Where, Oh Where Did My Shotshell Pattern Go?

It is hard to get past the oft-repeated notion of a “better pattern.” You've heard it countless times: a shotgun, a shotshell, a choke, or a bore diameter patterns “better.” It may pattern “great” or “really good” or whatever meaningless adjectives are thrown in.

Dinky shot sizes often look like they pattern well, because there are so many of them. Yet, a bunch of holes in a piece of paper has nothing to do with pattern efficiency. One ounce of #9 lead is about 585 pellets. Use #7-1/2 shot, 350 pellets, over 40% of your pattern is gone before it ever leaves the muzzle. Things look sad in a hurry when you consider #2 steel at only 125 pellets per ounce. You've got less than 22% of a pattern to work with compared to an ounce of #9 lead. Naturally, it does look weak and that is why hunters like to use smaller shot than they should.

Number 6 shot can be a miserable wild pheasant crippler at 45 yards, sometimes along the lines of  "coyotes have to eat, too." It doesn't break bones or penetrate like #5 shot. Sometimes, it gets used because the 222 pellets in an ounce of #6 just plain looks better than the 171 pellets in a #5 lead load. It certainly does, for the #5 pattern can only be about 77% of the one ounce pattern of #6. With #4 shot, all of a sudden we have only 135 pellets: roughly 60% of the pellet count of #6. It is hard to look at a patterning board at 45 yards and decide what 40% of those pellets we really don't want.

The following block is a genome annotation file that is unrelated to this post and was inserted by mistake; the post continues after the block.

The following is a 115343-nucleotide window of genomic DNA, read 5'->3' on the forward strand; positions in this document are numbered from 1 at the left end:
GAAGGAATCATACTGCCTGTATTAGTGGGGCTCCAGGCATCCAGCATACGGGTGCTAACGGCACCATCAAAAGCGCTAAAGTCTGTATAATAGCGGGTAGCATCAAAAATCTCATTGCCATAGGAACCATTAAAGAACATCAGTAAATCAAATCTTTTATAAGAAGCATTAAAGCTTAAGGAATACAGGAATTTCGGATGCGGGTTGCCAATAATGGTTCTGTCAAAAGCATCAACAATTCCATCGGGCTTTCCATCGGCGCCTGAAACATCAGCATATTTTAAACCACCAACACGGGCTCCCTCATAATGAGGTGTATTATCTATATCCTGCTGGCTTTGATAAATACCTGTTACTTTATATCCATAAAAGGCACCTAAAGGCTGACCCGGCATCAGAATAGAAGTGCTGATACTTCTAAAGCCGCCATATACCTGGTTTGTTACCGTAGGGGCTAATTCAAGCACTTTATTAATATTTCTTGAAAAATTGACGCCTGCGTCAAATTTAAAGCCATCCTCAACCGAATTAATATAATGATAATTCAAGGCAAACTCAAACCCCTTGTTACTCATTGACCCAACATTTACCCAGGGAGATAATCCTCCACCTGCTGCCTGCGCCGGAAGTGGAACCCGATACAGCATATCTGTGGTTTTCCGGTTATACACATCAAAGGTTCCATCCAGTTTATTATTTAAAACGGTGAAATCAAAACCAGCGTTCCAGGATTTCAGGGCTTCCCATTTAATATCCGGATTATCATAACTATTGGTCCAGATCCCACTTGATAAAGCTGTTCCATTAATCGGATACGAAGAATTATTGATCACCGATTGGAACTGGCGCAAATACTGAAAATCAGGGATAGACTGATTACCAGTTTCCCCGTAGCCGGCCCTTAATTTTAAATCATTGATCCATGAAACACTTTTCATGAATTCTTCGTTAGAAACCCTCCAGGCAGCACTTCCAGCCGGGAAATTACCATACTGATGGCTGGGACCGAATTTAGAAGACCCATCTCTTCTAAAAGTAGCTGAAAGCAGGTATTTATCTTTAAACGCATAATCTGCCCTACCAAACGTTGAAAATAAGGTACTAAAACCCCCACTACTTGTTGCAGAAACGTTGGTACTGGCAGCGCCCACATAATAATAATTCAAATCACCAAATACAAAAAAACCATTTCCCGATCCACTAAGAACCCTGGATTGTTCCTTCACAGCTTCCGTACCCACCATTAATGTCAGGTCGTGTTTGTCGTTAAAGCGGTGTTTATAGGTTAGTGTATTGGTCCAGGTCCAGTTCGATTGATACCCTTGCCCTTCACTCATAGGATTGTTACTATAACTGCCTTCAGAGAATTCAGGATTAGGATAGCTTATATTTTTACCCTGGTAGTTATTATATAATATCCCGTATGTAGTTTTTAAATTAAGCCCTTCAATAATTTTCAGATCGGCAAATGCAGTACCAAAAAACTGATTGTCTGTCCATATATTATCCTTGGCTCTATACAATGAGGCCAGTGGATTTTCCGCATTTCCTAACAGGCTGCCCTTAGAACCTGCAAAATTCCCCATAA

It gets worse with steel. There has yet to be any scientific study comparing lead on wild pheasants or lead on pheasants at all. An older study was by Tom Roster, using only 1 oz. steel and pen-raised pheasants. In that test, #2 steel came out on top, with its 125 pellets: it sure doesn't look like much of a pattern at 40 yards. When you consider 125 pellets vs. the 212 or so pellets in a 1-1/4 oz. load of #5 lead, it isn't a surprise.

Although dinky pellets may look better on paper, you'll get quicker, cleaner kills at longer ranges by using a notch larger pellet diameter more than any other factor.

Copyright 2016 by Randy Wakeman. All Rights Reserved.



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